“Can I say this is who I am?”

Reykjavik City Councillor Sanna Magdalena Mörtudóttir on coming out, activism, and identity.

Many know Sanna Magdalena for her work in advocacy and politics. Although she’s a relatively young politician, she’s established herself as a leader in the campaigns against racism and poverty in Iceland. However, what most people don’t know much about is a part of her identity less publicized: pansexuality.

Around the most recent municipal elections in May, Sanna penned a comment on a post in Hinseginspjallið (The Queer Chat Group on Facebook) asking how many candidates for office were queer. In her first “public” statement about it beyond close friends and a family member, Sanna wrote “I am pan, in the Socialist Party. I told my mom a year ago May 17 and have told the closest around me : ) But yes, hi, I’m saying it here.”

The comment was a breakthrough moment for Sanna, though it came with some hesitation. “I really thought “should I comment?” I wasn’t sure,” she says. At that point, Sanna had told a few people privately. “I told my close friend. I told her before I told anyone else. I remember telling her like I told my mom and everything went well. It all went well. Then I told my friends and I kind of burst it out like “Hey, have I told you I’m pansexual?” and they were like “Oh, ok. What’s that? Ok, cool.”

Sanna’s mom took the news well too. “The city had a reception at Höfði house and there were these rainbow flags on the 17th of May, the International Day Against Homophobia. I remember thinking like “ok, the universe is telling me something. I got to tell my mom. This is gonna be the day, I’m going to call her today and she’s just going to have to deal with it.” So, I told her and the whole time I was thinking that if she can’t accept this it was going to kind of be her problem, but she took it so well! She said “oh wow, I love you so much, I want you to be able to tell me everything” and she’s been so supportive.”

She explains. “I mean there was a time where I wasn’t allowed to get my ears pierced, so that was maybe why I was scared telling her; that she’d say ‘no, no, no.’ But she’s just been so wonderful. She joked one day ‘isn’t someone waiting for you, a prince… or a princess?’ She’s realizing she should say something different, right? She said when I came out like ‘just be prepared Sanna you might get some nasty comments;’ that’s so sweet of her you know saying ‘I will be there for you, I’m going to be here for you’.”

Am I pansexual?

Coming to terms with her new identity wasn’t the most straightforward process for Sanna, who mentions how her background in anthropology helped her gain a better understanding of society’s “boxes”. “I didn’t really figure it out myself, I’m still figuring out a lot about myself, but this didn’t really happen until a couple of years ago. I don’t see this as something that I’ve always felt.”

Then I told my friends and I kind of burst it out like “Hey, have I told you I’m pansexual?”

“My journey started when I was studying anthropology because that’s when I started to put a critical lens on everything. I started to question a lot of things that had just been put forward as normal for me. I remember just thinking ‘why do we have the gender binary?’ It was just so eye-opening. This isn’t the truth even though society puts so many things forward as the truth, the way that it has to be or should be,” she says.

This critical lens really opened a pandora’s box of questions for Sanna when it came to the labels she’d been told. “It kind of built from there and I thought about how I wished I was a person who was not only attracted to men if that makes sense. I remember thinking on top of those thoughts I was having that it was so messed up that I’m already socially classified as a woman. I’m just supposed to be attracted to men and that’s just the way it is. It’s difficult to describe but hope I’m making sense,” she laughs.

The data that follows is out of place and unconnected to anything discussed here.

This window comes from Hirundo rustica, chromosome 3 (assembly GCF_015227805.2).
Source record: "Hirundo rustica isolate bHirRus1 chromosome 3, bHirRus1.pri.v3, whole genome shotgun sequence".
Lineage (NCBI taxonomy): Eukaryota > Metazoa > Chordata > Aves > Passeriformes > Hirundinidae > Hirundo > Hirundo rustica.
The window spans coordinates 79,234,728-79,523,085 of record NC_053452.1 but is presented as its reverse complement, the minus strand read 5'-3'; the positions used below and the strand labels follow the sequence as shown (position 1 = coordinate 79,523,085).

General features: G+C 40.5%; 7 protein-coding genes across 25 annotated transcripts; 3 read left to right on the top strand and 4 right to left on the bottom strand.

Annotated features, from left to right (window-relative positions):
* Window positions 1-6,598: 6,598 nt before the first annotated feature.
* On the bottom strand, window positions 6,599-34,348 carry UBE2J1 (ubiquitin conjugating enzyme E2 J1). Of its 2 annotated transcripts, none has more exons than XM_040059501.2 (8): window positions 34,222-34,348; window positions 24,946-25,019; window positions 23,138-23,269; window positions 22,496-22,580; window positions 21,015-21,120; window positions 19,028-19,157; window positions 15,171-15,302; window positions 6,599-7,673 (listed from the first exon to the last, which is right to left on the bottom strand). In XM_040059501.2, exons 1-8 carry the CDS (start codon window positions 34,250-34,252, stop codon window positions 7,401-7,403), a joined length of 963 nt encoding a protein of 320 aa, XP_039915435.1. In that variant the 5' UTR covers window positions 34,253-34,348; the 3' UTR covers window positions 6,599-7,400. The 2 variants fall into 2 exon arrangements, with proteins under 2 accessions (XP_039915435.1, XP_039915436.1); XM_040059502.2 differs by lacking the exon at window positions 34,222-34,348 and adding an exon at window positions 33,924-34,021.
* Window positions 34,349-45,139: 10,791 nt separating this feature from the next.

Analyzing these rigid social norms added to the confusion. “At the same time I was also thinking that’s not me, I’m just attracted to men. It didn’t make sense, it didn’t add up, but I came to the conclusion that I was just attracted to men because I hadn’t really felt anything different before. Then over time, it kind of just happened. Maybe I was just opening up to the fact that this was me.”

Asked how she feels about the recent attack against the queer community in Oslo, Norway, Sanna says  the unity against hate is so important, standing together. “I saw a comment from a friend online that really got me thinking, it was about how the officials in Oslo were referring to what happened as a terrorist attack whereas it looked more like a hate crime. Tt got me thinking just on the importance of addressing things correctly and where we stand in that matter,” she says, adding that she’s glad that queer community in Iceland is standing together.

This is really me

A tipping point for Sanna came when a family member was discussing her orientation. “There was a family event I was at and I don’t remember exactly what was said but someone was talking and asked about my sexuality like ‘oh, is she gay?’ referring to me. And I remember standing there and my mom and uncles and grandmother were there and I remember shouting ‘no, no. I only like men.’ Just saying it out loud so they wouldn’t misunderstand something. But at that moment I thought to myself that’s a total lie, I just lied to myself. Like wow, why did I lie about this, this isn’t correct. That just made me realize like ok, something’s off here. Why did I react so harshly? You have to do something about this,” she says.

Sanna also didn’t want to lie and moreover didn’t want to lie to herself. She says “I’m not a person who doesn’t tell the truth. So when I realized I lied to myself and them I figured ‘ok this is really who you are’ because you realized you lied. Ok, this is really me.”

Opening up to the identity